If you watched the recent Olympics, you probably found yourself inspired as I did. No, I’ll never ran as fast as Usain Bolt, or dunk a basketball like Lebron James and the rest of our basketball team did. And I will never have abs like Michael Phelps (sigh), not to mention his eight gold medals. Yet I found myself marveling at the thought of experiencing a Christian life that would be that exciting and victorious. Imagine no more stumbling into the same old sins, wallowing in the frustrating quagmire of temptations we thought we had overcome. Instead, we conquer sins, standing in the glory of growth and achievement. Imagine a spiritual life where we always knew where God was leading us, and so spiritual disciplines aren’t dull and difficult, but refreshing as an early-morning swim.

Actually the analogy isn’t as ridiculous as it might sound. Paul was rather fond of comparing the spiritual life to athletics. Do you not know that in a race all the runners run but only one gets the prize? Run is such a way as to get the prize (1 Co. 9:24). Those aren’t just empty words meant to encourage people who are born losers; God’s Spirit is constantly working to make us spiritual champions: Though outwardly we are wasting away, inwardly we are being renewed day by day (2 Corinthians 4:16). All we have to do in order to experience that renewal, that victory, is to get on board with the training program God has already custom-designed for us. With that in mind, Westbury will begin a spiritual formation campaign called Reaching for the Prize on October 5. For five weeks, all adult and youth members of WBC will be challenged through preaching, discussions and a personal devotional guide.

I designed Reaching for the Prize because I believe that WBC should be an Open Door to New Life. That means that people who don’t know Christ should meet Him through our influence. But it also means that every one of our members—from those who have been following Jesus a few months to those who have known Him for decades—should be experiencing new life, consistent growth, and amazing victory. My prayer is that by the time you finish the five weeks of Reaching for the Prize:

You will know exactly what God is trying to accomplish in your life.

You will have a detailed list of goals for your spiritual growth, along with a plan to achieve those goals.

Your Bible study leaders and staff ministers will have a better idea of how to minister to you and the rest of our church.

Please be in prayer for this campaign.

The Sermon on the Mount: Radical Ambition

I have always admired people who were cool under pressure. Years ago, I read a story about Joe Montana, the great quarterback for the San Francisco 49ers during their glory years. In one Super Bowl, the team was losing with little time left on the clock. They had to drive the ball the length of the field to take the lead. As Montana looked into the faces of his teammates in the huddle, he could see the apprehension, the anxiety. Then he looked over their shoulders and said, "Hey. Look at that fat guy in the stands. Isn't that John Candy?" The team all turned and looked for the comedian. Whether it was him or not, it made them all laugh. It released the tension. And they scored the winning touchdown.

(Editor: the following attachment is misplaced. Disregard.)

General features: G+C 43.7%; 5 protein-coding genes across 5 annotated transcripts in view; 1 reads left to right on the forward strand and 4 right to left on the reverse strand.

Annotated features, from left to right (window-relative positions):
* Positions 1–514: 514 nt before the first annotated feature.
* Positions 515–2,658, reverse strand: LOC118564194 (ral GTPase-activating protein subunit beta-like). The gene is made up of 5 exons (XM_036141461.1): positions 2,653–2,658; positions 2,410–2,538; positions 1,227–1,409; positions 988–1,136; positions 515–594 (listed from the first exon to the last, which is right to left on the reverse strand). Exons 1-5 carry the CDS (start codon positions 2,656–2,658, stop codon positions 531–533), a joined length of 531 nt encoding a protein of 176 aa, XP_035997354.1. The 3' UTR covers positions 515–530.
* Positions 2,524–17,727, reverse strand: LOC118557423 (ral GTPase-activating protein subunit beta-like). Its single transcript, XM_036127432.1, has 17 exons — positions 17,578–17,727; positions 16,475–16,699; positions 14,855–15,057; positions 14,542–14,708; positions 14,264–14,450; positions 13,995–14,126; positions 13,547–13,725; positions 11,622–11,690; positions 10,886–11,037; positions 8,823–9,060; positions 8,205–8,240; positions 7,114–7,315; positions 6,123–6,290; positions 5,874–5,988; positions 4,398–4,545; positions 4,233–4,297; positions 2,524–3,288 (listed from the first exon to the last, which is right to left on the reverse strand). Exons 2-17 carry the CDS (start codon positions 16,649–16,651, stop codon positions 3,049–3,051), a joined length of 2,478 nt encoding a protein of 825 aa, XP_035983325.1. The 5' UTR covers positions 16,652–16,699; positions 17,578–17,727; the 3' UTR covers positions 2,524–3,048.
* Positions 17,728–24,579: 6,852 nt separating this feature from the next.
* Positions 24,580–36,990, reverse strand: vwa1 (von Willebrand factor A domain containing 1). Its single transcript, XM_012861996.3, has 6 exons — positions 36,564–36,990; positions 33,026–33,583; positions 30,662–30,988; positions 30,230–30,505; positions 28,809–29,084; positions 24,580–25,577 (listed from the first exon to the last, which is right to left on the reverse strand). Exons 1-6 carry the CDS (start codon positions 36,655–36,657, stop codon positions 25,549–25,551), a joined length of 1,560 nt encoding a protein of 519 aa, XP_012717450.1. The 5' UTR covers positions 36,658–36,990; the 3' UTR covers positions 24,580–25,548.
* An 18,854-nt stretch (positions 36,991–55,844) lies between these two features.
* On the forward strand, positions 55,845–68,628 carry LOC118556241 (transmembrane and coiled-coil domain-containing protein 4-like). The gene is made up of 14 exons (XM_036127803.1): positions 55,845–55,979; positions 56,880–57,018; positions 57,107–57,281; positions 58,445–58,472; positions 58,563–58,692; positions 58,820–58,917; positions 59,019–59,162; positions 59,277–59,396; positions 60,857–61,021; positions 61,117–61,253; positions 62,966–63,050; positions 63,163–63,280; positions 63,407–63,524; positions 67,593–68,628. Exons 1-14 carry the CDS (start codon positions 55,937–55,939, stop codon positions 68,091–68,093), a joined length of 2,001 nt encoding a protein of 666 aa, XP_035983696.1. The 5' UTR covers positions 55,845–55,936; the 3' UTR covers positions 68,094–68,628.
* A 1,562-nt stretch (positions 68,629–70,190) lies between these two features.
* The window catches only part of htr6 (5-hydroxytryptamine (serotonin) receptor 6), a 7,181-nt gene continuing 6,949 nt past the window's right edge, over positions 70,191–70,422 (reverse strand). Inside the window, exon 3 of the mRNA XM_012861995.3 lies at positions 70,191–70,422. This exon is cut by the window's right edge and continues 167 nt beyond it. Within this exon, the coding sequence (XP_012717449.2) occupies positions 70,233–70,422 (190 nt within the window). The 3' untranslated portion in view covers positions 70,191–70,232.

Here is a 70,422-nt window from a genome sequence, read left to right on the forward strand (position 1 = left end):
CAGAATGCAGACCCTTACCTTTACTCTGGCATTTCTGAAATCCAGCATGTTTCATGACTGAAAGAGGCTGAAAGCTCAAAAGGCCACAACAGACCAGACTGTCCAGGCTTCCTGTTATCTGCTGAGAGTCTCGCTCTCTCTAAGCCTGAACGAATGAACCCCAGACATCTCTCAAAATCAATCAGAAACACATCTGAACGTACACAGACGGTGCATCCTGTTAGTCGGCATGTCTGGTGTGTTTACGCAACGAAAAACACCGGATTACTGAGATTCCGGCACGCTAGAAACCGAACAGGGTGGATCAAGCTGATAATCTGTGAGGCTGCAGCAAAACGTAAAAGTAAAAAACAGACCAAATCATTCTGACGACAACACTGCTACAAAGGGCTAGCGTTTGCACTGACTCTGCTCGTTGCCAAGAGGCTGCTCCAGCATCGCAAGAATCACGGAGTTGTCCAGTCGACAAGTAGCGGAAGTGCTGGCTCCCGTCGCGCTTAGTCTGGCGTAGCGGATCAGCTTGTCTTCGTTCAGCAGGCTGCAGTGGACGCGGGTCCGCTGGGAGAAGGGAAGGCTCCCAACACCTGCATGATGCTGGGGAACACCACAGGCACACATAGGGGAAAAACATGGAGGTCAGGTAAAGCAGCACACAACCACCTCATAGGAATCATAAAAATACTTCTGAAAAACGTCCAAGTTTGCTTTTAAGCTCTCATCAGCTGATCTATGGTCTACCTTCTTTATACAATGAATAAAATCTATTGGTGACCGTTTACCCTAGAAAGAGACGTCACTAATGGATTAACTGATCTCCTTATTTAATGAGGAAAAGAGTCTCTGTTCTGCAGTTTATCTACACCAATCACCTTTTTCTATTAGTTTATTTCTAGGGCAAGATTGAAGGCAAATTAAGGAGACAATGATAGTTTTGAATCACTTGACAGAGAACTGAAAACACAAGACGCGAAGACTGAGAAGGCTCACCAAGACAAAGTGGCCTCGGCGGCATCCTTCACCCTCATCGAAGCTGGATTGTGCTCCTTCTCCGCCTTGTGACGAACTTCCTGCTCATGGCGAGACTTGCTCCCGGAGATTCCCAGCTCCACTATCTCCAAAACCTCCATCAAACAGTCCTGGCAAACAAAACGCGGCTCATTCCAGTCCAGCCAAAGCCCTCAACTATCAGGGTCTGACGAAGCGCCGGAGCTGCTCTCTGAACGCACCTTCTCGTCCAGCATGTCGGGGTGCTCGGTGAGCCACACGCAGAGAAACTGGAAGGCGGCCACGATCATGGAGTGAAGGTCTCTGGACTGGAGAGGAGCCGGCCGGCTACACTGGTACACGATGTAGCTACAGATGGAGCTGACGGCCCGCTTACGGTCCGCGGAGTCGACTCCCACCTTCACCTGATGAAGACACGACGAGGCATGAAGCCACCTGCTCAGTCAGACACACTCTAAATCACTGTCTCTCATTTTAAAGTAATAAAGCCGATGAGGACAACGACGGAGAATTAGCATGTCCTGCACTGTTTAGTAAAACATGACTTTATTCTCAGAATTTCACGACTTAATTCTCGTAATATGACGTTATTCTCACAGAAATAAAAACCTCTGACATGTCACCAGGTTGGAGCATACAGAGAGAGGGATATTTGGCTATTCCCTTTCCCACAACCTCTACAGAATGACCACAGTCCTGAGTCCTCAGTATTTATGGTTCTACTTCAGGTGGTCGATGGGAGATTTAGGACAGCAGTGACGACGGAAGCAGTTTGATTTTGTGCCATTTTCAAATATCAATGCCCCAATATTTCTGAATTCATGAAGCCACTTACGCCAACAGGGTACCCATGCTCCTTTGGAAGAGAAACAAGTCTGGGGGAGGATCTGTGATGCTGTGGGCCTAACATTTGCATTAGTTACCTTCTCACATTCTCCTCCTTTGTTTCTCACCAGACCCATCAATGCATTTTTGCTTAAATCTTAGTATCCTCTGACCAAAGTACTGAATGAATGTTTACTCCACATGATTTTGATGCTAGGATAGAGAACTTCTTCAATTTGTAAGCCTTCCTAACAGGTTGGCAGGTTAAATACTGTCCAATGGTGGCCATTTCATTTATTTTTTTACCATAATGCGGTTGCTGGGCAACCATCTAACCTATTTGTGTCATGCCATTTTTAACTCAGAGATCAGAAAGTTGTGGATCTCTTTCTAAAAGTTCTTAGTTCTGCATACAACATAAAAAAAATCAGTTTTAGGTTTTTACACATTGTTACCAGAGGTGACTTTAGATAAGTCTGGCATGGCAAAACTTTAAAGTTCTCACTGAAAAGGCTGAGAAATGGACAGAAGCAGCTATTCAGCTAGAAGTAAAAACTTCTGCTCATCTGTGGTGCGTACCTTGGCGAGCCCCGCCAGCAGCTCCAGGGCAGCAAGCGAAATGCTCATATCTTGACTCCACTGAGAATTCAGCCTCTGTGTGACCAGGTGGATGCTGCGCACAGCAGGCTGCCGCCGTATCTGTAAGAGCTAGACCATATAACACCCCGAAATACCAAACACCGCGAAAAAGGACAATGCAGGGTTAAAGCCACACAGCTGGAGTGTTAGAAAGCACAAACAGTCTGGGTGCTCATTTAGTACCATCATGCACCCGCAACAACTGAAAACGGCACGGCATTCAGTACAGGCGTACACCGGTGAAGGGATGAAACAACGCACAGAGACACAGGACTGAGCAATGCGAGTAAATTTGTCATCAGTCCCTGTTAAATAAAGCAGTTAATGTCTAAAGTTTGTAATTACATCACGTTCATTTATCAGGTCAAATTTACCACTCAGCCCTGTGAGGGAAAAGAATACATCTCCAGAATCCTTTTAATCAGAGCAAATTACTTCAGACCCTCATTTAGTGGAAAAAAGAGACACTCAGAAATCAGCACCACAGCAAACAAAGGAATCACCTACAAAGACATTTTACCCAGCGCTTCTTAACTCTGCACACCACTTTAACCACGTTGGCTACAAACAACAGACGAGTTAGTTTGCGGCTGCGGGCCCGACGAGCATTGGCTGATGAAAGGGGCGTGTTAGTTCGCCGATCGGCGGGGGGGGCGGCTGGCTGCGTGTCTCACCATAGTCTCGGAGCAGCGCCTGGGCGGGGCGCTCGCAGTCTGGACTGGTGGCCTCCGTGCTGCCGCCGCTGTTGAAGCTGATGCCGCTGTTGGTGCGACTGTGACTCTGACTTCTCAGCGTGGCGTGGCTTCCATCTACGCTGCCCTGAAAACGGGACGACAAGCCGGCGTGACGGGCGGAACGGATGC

I have learned one thing about overcoming worry and fear: You can't do it by sheer willpower. Simply saying, "I'm not going to be afraid," won't cut it. Jesus addressed worry and fear--and how to have satisfaction and joy--in the Sermon on the Mount, in Matthew 6:25-34. As I read those words, He seems to be saying that our ambition is the key: What is most important to us? This Sunday (Lord willing), we'll take a closer look at those words of wisdom.

Friday, September 5, 2008

Radical Resource Management

Anyone who grew up in Baptist churches remembers the dreaded "Stewardship Sermon." On this infamous day of the year, the pastor would wax eloquent (cough, cough) about tithing, while we all fought drowsiness and hoped there weren't any visitors at church that day. Some of us were even unfortunate enough to attend churches that featured an annual Stewardship Series.

I have heard it said that Jesus talked more about money than about Heaven or Hell combined. I haven't done the math, but it sure seems to be true when I read the Gospels. Yet when I read what Jesus has to say about earthly riches, it isn't dry and boring like the old Stewardship Sermons, or spiritual pollyannaism like the current "Prosperity Gospel" preaching. Jesus spoke about money with a strong tone of realism, mixed with a willingness to challenge the way we think. Our Lord certainly wasn't about fleecing His followers; He died virtually penniless. Instead, He wanted to set us free from the bondage most of us feel toward our finances. And He wanted to show us how to be rich eternally.

Not surprisingly, Jesus spoke about money in the Sermon on the Mount. This Sunday, we'll see what He had to say in Matthew 6:19-24.